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Robinson Jeffers - Fire On The Hills

The deer were bounding like blown leaves
Under the smoke in front the roaring wave of the brush-fire;
I thought of the smaller lives that were caught.
Beauty is not always lovely; the fire was beautiful, the terror
Of the deer was beautiful; and when I returned
Down the back slopes after the fire had gone by, an eagle
Was perched on the jag of a burnt pine,
Insolent and gorged, cloaked in the folded storms of his shoulders
He had come from far off for the good hunting
With fire for his beater to drive the game; the sky was merciless
Blue, and the hills merciless black,
The sombre-feathered great bird sleepily merciless between them.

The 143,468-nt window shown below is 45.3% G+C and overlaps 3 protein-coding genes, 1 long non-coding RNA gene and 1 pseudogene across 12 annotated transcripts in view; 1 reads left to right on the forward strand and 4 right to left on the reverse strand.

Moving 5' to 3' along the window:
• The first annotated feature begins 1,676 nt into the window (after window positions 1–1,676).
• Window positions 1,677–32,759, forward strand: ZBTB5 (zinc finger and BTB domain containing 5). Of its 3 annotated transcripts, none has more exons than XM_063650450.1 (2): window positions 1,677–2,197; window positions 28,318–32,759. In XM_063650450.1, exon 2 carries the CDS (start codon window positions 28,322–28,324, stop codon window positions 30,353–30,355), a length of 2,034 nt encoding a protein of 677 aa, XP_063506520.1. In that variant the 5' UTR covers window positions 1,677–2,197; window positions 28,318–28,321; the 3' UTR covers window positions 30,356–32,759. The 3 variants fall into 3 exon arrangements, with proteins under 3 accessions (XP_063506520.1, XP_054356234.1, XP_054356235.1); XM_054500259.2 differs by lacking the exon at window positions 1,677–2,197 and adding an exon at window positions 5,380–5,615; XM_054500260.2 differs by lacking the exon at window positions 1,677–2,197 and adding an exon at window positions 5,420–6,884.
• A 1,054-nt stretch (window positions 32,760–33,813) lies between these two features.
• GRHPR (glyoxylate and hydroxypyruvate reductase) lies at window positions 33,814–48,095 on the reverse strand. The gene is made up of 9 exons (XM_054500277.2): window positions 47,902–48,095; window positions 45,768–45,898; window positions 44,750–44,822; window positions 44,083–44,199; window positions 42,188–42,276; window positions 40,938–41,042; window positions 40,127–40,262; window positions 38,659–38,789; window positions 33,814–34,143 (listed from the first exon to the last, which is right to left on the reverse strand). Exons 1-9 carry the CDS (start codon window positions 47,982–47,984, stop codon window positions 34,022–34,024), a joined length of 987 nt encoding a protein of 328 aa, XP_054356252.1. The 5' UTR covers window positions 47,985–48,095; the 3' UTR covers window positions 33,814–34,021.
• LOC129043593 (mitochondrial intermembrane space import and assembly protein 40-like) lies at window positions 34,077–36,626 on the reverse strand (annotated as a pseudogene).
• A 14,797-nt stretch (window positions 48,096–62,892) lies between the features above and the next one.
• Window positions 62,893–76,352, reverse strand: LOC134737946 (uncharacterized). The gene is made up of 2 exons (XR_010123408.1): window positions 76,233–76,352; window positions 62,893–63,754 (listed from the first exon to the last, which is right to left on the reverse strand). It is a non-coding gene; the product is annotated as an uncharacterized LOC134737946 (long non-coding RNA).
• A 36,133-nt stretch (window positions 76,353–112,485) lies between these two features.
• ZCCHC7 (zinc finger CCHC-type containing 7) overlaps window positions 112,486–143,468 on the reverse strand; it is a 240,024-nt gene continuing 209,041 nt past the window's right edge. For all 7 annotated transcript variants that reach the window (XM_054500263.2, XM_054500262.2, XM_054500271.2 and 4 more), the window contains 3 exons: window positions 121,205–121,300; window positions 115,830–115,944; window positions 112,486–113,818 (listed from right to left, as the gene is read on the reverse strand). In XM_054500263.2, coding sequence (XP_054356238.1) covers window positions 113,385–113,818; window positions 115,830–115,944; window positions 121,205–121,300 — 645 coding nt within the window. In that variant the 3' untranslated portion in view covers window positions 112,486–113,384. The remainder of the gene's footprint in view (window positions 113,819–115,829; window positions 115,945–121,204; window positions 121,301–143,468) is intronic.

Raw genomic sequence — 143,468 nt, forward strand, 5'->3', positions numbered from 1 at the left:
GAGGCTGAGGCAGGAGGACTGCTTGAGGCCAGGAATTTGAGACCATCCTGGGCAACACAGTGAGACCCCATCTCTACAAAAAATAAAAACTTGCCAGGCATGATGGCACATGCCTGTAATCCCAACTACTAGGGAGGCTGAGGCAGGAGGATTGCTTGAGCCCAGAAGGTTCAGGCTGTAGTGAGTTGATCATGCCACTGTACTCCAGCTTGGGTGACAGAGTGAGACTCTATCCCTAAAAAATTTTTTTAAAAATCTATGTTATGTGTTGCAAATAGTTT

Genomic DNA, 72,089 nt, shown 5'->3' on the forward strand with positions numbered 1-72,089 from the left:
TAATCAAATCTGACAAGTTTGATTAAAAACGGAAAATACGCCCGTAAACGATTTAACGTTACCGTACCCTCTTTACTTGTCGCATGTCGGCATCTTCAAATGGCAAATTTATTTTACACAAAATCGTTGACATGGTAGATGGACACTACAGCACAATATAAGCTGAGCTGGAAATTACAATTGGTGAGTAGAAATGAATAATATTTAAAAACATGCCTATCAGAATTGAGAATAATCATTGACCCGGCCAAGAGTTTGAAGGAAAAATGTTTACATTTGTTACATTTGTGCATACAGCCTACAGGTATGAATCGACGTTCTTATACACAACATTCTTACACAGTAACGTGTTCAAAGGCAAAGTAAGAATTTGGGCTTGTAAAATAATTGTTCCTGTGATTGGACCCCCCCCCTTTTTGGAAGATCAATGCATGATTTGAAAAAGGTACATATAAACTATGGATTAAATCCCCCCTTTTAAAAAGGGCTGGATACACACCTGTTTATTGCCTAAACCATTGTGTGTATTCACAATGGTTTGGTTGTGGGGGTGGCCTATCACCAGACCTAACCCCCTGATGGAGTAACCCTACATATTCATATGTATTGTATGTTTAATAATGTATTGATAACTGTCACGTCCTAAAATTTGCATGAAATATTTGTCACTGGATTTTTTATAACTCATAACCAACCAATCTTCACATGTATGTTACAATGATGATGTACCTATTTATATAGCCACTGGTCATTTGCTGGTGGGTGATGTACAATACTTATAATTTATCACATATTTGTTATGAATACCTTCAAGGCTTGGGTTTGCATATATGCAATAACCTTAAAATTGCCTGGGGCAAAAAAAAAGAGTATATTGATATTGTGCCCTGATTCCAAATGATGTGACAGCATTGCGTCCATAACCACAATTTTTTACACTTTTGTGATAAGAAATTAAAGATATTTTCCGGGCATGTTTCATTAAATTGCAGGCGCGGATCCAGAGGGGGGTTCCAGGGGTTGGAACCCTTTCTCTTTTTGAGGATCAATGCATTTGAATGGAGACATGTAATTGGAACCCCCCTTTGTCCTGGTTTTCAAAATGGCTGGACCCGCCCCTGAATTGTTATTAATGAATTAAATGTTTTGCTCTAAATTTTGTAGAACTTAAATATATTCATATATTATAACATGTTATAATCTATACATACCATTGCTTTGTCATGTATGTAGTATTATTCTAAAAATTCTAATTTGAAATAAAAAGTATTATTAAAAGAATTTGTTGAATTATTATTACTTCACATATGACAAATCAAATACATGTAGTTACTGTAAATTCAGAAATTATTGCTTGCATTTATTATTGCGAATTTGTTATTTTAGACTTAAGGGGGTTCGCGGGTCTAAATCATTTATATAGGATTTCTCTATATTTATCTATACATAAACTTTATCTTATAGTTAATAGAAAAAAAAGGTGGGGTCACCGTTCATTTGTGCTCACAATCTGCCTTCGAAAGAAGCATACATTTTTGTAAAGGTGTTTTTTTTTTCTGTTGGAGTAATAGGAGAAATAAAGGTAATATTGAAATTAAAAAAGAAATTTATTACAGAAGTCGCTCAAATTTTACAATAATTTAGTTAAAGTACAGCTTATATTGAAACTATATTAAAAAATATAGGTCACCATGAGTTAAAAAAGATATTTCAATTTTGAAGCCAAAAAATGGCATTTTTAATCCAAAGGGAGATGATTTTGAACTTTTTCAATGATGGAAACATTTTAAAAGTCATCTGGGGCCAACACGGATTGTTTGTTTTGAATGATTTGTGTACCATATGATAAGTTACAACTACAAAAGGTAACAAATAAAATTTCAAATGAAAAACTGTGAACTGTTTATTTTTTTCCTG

I thought, painfully, but the whole mind,
The destruction that brings an eagle from heaven is better than men.

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Added: Feb 20 2003 | Viewed: 3824 times | Comments and analysis of Fire On The Hills by Robinson Jeffers Comments (1)

Fire On The Hills - Comments and Information

Poet: Robinson Jeffers
Poem: Fire On The Hills
Volume: Tamar
Poem of the Day: Apr 27 2010

Comment 1 of 1, added on October 24th, 2009 at 8:30 PM.

The text above unfortunately contains a serious corruption in the final line. The last word of the poem is "mercy," not "men." "Mercy" makes sense in the context; "men" does not.

Rob Kafka from United States

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